The new Harriet Tubman Underground Railroad Visitor Center commemorates one of America’s most famed abolitionists. The Maryland State Park constructed the Harriet Tubman Underground State Park to honor her deeds and sacrifices through its landscapes.
The visitor center includes a meditation garden, exhibits, theater and outdoor interpretation that depicts the life of Harriet Tubman, and slavery in Dorchester County.
Stanley Institute — Photo courtesy of Dorchester Tourism
The little, bright yellow building located on MD Route 16 on the edge of the City of Cambridge is the oldest community-owned one-room school house in Dorchester County. It was first constructed in 1865 in an area called Church Creek.
Relocated to Cambridge in 1867, the school served children in grades 1 through 7 until 1966. Today, it stands as a testament to the African American community’s determination to teach their children regardless of harsh circumstances.
Brodess Farm, plantation where Harriet Tubman was born — Photo courtesy of Tawanna B. Smith
The land that surrounds this area was home to Harriet Tubman and other enslaved people for decades. Vast and open fields surround the private properties that sit aback from the road.
The Brodess Farm is one of several plantations where Harriet labored. A state marker and information plaque sit on the edge of the road memorializing the famed abolitionist’s birthplace.
Bucktown Village Store
Bucktown Village Store — Photo courtesy of Tawanna B. Smith
This restored village store has been around since the early 1800s. It served as the central household goods shop for neighboring farms.
One evening, while in the store to purchase goods for the plantation, Harriet was caught in the line of fire between an angry overseer and an enslaved man. She suffered a debilitating blow to the head from a two-pound weight that the overseer threw at the fleeing man. The injury caused severe head trauma that would affect Harriet throughout her life.
In present day, the store is open to visitors stopping along the Underground Railroad trail. Owners, Jay and Susan Meredith, lovingly help to preserve the store’s history. They also offer bicycle and kayak tours to explore the historic area.
Linchester Mill — Photo courtesy of Caroline Tourism
Once a hub of Underground Railroad conductors who lived nearby, Linchester Mill hosts seasonal and special events. A picnic area and restrooms are available to visitors, and tours of the mill can be arranged by appointment.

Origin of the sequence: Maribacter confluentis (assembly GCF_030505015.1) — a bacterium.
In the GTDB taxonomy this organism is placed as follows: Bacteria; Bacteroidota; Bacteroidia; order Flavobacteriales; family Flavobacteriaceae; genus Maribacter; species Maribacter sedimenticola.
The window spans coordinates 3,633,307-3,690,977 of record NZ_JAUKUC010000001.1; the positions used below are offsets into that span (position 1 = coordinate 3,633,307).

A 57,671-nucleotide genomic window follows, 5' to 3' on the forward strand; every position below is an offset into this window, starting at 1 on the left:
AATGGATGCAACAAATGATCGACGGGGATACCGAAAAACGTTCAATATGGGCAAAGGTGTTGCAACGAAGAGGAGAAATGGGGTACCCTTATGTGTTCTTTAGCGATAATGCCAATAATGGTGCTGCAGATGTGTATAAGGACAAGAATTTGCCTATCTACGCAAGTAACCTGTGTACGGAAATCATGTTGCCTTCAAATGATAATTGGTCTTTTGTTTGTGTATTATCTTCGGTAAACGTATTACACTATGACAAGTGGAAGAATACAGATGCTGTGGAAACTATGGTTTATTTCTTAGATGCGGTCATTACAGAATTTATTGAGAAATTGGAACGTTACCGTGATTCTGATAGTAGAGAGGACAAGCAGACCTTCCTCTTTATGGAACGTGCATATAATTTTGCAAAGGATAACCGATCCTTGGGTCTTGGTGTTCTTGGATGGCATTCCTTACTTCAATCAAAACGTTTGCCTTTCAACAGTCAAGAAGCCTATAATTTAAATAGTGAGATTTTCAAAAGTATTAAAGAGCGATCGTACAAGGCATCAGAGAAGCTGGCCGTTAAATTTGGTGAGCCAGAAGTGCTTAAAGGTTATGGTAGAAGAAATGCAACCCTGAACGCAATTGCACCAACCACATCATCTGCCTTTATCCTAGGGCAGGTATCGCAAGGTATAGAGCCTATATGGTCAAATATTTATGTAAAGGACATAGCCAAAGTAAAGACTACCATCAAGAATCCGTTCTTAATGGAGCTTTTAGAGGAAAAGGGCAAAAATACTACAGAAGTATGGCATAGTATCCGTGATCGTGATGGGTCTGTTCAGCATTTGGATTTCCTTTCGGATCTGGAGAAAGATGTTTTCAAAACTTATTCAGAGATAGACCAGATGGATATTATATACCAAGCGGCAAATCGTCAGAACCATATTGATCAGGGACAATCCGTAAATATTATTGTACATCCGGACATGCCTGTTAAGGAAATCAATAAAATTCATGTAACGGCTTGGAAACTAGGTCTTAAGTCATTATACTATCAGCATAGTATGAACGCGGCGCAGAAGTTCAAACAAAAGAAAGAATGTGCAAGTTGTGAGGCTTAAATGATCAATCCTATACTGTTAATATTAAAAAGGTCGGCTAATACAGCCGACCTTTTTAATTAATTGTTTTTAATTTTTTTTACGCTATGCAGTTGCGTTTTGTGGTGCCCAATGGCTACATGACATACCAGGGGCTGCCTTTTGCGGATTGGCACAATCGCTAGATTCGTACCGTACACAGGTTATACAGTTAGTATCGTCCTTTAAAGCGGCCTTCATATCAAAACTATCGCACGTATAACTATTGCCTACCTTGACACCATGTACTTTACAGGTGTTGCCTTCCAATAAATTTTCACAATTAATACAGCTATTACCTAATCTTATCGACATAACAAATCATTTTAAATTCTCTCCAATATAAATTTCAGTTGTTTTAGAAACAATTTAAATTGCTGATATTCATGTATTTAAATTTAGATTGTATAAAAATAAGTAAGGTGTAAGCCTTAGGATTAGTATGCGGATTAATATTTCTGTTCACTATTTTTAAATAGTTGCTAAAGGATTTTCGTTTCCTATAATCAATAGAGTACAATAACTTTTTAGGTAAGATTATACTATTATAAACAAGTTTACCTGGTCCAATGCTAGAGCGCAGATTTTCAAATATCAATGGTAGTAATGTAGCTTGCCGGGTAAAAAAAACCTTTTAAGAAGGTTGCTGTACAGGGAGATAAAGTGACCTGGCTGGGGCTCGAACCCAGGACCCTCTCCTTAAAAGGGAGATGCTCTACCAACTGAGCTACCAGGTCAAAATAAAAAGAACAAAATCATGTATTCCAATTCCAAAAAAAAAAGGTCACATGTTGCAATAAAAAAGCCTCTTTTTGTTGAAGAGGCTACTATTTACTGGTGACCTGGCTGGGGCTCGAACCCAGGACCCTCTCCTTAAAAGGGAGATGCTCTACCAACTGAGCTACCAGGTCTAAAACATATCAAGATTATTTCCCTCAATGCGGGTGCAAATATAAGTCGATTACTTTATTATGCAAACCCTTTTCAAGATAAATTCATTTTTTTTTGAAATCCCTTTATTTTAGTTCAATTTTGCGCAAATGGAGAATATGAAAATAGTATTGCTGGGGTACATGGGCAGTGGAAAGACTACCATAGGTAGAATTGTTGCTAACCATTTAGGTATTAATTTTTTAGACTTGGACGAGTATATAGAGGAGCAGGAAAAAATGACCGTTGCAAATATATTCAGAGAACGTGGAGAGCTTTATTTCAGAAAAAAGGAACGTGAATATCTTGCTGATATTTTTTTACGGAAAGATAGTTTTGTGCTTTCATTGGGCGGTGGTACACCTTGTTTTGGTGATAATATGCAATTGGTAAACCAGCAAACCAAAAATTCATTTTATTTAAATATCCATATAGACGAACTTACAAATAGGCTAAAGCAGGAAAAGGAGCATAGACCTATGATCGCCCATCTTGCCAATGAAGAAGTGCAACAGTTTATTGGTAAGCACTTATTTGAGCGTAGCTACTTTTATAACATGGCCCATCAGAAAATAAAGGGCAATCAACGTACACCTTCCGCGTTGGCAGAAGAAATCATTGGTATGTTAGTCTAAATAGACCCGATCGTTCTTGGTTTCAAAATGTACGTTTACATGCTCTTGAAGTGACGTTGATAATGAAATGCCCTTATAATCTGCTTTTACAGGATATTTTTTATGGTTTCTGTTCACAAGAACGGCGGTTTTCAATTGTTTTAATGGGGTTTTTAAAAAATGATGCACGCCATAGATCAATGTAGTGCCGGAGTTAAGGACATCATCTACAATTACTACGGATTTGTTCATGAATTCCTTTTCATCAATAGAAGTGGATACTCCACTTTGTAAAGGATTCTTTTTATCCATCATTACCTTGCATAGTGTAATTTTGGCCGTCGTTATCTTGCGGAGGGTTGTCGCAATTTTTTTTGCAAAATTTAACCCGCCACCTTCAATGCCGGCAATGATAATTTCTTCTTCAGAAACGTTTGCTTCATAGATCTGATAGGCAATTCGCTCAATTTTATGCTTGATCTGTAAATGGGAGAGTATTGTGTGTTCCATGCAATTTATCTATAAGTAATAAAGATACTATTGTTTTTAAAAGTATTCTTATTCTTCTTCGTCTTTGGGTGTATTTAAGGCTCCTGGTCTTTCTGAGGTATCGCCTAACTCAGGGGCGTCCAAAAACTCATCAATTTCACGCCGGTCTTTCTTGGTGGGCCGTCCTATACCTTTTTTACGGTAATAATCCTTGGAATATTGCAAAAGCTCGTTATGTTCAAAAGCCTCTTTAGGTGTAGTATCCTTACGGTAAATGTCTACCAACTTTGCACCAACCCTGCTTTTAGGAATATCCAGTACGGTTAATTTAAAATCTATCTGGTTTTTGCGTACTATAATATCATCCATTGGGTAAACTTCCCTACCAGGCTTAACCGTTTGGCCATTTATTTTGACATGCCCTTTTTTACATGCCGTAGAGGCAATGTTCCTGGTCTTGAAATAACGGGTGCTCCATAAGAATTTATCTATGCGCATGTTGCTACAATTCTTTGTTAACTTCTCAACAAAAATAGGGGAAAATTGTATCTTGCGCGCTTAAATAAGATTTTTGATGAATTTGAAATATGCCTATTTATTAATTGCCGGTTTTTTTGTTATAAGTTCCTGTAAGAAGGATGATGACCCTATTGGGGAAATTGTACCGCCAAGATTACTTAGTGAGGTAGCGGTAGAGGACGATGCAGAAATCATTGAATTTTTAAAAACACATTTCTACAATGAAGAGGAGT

The original mill, a smaller version of the building that sits here today, served as a general store and post office where free and enslaved worked side by side.
Webb Cabin — Photo courtesy of Dorchester Tourism
The restored log cabin that you see today is an upscale version of the original property built by James H. Webb, a free farmer who built his home by hand. He lived here with his enslaved wife and their four children.
The house is a one-room cabin complete with a “potato hole”, open fireplace and ladder-accessed loft. The cabin sits on the original ballast-stone foundation which was made from ships that plied the Chesapeake Bay. It is a rare example of typical housing for free African Americans in the 1800s.
Tuckahoe Neck Meeting House
Tuckahoe Neck Meeting House — Photo courtesy of Caroline Tourism
This Quaker house in Denton, Md. was one of five Quaker Meeting houses in Caroline County. Its members managed the Underground Railroad Network in that area. The Tuckahoe Neck Meeting House was built in 1803. Although the house is only open by appointment, the building offers living evidence of abolitionist work in Denton.
Just outside the structure, you’ll find a triangular interpretive sign where you can read additional information about the Meeting House’s history. You can find restrooms, restaurants and accommodations nearby in Denton.